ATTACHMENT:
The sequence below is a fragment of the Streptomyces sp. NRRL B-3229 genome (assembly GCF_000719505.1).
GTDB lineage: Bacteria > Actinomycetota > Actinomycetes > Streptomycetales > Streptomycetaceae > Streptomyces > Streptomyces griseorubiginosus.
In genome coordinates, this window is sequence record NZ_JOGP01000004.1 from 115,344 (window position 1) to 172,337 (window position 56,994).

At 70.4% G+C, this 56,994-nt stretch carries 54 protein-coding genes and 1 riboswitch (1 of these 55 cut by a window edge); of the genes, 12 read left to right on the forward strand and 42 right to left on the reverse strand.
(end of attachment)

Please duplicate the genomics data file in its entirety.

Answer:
The sequence below is a fragment of the Streptomyces sp. NRRL B-3229 genome (assembly GCF_000719505.1).
GTDB lineage: Bacteria > Actinomycetota > Actinomycetes > Streptomycetales > Streptomycetaceae > Streptomyces > Streptomyces griseorubiginosus.
In genome coordinates, this window is sequence record NZ_JOGP01000004.1 from 115,344 (window position 1) to 172,337 (window position 56,994).

At 70.4% G+C, this 56,994-nt stretch carries 54 protein-coding genes and 1 riboswitch (1 of these 55 cut by a window edge); of the genes, 12 read left to right on the forward strand and 42 right to left on the reverse strand.